Meet our global messenger


Tegan Crotty in at work in Paper Plus, Te Awamutu. Photo: Benjamin Wilson.

When Tegan Crotty’s friends told her she should try out swimming, she was initially reluctant.

But the minute she got in the water “it was just like that,” the 27-year-old Te Awamutu retail assistant and Special Olympics global messenger recalls.

Shelley Blair

Swimming coach Shelley Blair did some early training sessions because Tegan, who had not swum for years, was a little uneasy.

Then one day in 2014, when Shelley was busy with somebody else, Tegan swam the length of the pool much to everyone’s surprise, including her own.

Before she sustained a serious right foot injury three years ago, Tegan was swimming up to four times a week and competed at her first Special Olympics nationals in 2017.

“Swimming is a great equaliser. In the pool, I’m like everyone else, my disability is nothing,” she says.

“When I got into the pool again, it became second nature.”

Going to the nationals in Wellington was also the first time the former Te Awamutu College and Korakonui School student had been in a plane on her own.

Roz and Tim Crotty with daughter Tegan at Parliament after her appointment as a global messenger. Photo supplied.

So confident had she become at Special Olympics, the challenges in Wellington – mostly involving her wheelchair – were soon overcome.

“We were told the bus was wheelchair friendly and it wasn’t, the whole time we were there, that’s what we had. So that was a minor challenge, but it was nothing we couldn’t deal with.”

What Tegan realised though was she was not special despite her spina bifida and hydrocephalus (build up of fluid on the brain).

“At my school, I was the only one in a wheelchair but coming into Special Olympics, I was around similar people. There were lots of other people in chairs with all sorts of disabilities.

“For me, my disability is a part of who I am, not the entire picture. That came about because of Special Olympics.”

Athlete leaders in Parliament 2019 – l-r Tegan Crotty, Ben Oaten, Sarah Dalton, Sean Tremlett. Photo: Supplied

Three years ago, Tegan was appointed one of New Zealand’s global messengers in the Special Olympics’ Asia Pacific region.

Tegan is trained to be a spokesperson and an ambassador. That has seen her play a leadership role during Covid when those with disabilities experienced significant inequalities.

“I’m able to be that person between athletes and the Special Olympics.”

Becoming a global messenger was not easy. Athletes must go through athlete leadership training.

Every four years, 10 athletes from around the world are selected to train and serve as international global messengers, now called athlete leaders.

The training has helped develop her confidence, speech writing and presenting.

“We all come together and try and make Special Olympics more inclusive for everyone.

“Special Olympics is inclusiveness, being part of a team, not only doing what you love but also doing it with people around you.

“Our disability is not the main focus, it’s just something you are,” said Tegan.

From competing at her first Special Olympics to today, Tegan is in no doubt what she has achieved.

“It has helped me become a stronger person, more resilient.”

Special Olympics chief executive Caroline Young and Special Olympics founder Grant Quinn with Tegan Crotty. Photo supplied.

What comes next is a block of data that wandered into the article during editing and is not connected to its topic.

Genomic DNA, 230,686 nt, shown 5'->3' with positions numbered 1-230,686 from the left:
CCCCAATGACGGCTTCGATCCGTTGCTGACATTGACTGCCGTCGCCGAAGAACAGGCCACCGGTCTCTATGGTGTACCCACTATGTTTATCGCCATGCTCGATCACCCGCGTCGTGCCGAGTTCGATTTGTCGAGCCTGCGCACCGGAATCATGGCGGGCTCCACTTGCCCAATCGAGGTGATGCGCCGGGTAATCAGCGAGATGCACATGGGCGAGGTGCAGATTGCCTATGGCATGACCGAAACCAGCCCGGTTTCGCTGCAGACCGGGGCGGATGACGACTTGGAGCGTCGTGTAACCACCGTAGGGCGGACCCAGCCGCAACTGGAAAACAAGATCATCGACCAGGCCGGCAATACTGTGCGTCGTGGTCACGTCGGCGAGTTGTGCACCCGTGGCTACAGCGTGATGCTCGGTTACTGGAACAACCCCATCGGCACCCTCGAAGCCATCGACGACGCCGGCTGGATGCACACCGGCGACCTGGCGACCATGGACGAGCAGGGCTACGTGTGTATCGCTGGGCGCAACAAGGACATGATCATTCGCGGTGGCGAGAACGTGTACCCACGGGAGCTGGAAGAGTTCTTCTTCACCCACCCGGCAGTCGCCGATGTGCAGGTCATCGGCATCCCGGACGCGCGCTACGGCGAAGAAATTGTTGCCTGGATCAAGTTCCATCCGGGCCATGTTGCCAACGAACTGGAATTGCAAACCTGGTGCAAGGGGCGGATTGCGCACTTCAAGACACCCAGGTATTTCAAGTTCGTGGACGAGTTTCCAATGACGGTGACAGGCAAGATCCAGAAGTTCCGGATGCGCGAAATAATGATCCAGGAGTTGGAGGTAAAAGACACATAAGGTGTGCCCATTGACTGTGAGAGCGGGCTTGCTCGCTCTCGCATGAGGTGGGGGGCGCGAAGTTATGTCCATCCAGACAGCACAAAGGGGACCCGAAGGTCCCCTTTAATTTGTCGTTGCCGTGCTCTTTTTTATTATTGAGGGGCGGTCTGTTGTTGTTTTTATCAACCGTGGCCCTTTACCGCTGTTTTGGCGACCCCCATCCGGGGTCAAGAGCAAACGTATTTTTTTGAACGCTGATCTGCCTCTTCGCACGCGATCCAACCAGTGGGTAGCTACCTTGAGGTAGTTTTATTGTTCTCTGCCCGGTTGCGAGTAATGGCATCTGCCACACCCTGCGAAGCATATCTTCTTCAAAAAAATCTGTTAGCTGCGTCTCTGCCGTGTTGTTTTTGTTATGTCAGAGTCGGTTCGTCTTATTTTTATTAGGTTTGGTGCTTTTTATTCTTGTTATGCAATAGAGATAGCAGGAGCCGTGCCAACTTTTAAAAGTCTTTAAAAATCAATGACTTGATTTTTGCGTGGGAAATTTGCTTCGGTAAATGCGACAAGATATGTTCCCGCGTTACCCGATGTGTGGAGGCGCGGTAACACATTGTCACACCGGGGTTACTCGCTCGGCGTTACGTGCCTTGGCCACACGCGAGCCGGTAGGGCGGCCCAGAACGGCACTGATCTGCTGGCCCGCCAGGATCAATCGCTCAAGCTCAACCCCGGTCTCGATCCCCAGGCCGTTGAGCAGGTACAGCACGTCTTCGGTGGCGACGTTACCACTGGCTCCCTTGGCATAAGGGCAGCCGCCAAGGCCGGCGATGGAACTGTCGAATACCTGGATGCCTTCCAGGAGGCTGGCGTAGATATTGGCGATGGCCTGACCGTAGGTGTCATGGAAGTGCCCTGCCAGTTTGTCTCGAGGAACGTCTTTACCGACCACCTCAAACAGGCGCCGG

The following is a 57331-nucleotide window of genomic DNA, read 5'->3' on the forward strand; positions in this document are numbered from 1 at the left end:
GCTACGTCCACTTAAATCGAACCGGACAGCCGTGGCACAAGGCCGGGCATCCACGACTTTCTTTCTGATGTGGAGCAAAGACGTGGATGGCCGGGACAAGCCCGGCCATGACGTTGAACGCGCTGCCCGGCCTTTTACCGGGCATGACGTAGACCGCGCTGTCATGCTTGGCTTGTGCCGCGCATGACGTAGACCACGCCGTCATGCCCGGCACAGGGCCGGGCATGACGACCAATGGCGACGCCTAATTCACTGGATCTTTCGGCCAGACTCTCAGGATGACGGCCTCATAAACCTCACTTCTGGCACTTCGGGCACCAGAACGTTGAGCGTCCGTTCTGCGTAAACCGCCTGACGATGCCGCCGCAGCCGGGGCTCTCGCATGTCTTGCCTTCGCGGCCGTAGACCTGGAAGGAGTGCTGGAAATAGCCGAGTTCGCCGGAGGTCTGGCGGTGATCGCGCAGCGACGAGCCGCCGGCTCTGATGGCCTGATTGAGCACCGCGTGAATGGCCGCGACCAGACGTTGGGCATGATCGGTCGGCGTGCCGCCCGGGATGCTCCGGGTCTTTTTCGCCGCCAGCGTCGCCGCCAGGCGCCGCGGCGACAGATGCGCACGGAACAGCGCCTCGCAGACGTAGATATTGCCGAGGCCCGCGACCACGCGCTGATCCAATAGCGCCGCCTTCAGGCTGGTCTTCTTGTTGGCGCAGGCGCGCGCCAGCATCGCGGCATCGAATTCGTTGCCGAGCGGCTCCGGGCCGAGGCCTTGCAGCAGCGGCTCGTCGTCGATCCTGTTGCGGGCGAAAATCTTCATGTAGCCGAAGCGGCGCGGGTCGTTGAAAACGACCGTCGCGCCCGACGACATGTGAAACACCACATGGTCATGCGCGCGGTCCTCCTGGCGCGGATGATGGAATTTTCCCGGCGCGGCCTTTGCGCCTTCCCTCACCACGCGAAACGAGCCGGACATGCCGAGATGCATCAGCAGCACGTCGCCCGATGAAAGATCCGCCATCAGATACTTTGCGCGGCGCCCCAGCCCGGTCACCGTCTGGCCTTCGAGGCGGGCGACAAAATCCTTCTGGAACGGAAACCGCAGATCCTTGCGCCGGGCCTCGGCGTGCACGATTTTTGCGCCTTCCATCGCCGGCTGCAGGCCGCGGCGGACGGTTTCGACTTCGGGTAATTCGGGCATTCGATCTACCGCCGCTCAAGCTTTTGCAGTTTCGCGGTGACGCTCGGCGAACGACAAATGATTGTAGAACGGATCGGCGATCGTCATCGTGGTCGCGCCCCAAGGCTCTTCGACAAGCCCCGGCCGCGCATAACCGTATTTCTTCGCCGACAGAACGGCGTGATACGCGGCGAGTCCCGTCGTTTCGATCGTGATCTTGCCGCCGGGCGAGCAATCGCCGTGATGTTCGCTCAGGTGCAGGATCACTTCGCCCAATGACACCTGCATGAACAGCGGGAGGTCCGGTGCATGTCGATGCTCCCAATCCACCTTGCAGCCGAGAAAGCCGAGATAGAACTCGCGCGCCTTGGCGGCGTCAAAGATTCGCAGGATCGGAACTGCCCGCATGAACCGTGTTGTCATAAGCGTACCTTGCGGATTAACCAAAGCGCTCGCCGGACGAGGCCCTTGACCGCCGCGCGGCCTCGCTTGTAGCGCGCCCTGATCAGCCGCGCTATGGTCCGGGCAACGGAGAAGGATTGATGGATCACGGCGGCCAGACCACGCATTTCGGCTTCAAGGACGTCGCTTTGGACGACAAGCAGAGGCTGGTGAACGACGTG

When Tegan left Te Awamutu College, she did a business administration and computing course at Te Wānanga o Aotearoa in Te Awamutu and finished level three at Wintec in Hamilton.

She has worked at Paper Plus for six years doing three mornings a week “and I love it.”

For 10 years she has volunteered at the Red Cross charity shop.

She can drive herself around thanks to her Mazda car which was originally foot controlled but was adapted at Matangi Motors for her wheelchair use.

It means she can take out friends who are unable to drive because of their disability.

“For me being as independent as possible is the key.”

The biggest setback has been the injury she sustained when she clipped her right foot on the side of the pool. Because she has no feeling in her body below the knees, she was unaware she had done any damage until she got home and saw the blood blister on her foot.

The blister broke and it resulted in a bone infection. Tegan’s body fought the infection, but she did not register she had a problem until she realised the wound was not healing.

Dressing the foot and wrapping it in bubble wrap so she could swim was no good.

“I had to resign myself to the fact it wasn’t the right time (to go back swimming).”

Hospitals and operations have been regulars in her life. Among several challenges, she had scoliosis “an exact S with my spine.”

“I’ve had 30 plus operations in my 27 years of life. For me, it’s just something that is my life. It’s part of my journey, like my foot injury.”

Tegan pines for the day she can be back in the pool and be able to say “yes coach” to Shelley.

“When you’re swimming, you get in that zone. It’s not about winning. For me it was always ‘yes I did it.’ I achieved it, I got to the end.”

  • Special Olympics welcomes all people with intellectual disabilities and allows them to compete within their own ability levels. It was founded by Eunice Kennedy Shriver, sister of President John F. Kennedy, and is a global movement that today serves more than six million people with intellectual disabilities in 200 countries.  The nationals will be held in Hamilton from December 8-12 and many Waipā athletes are expected to join 1500 athletes and coach and 600 volunteers in 10 sports.

 

 

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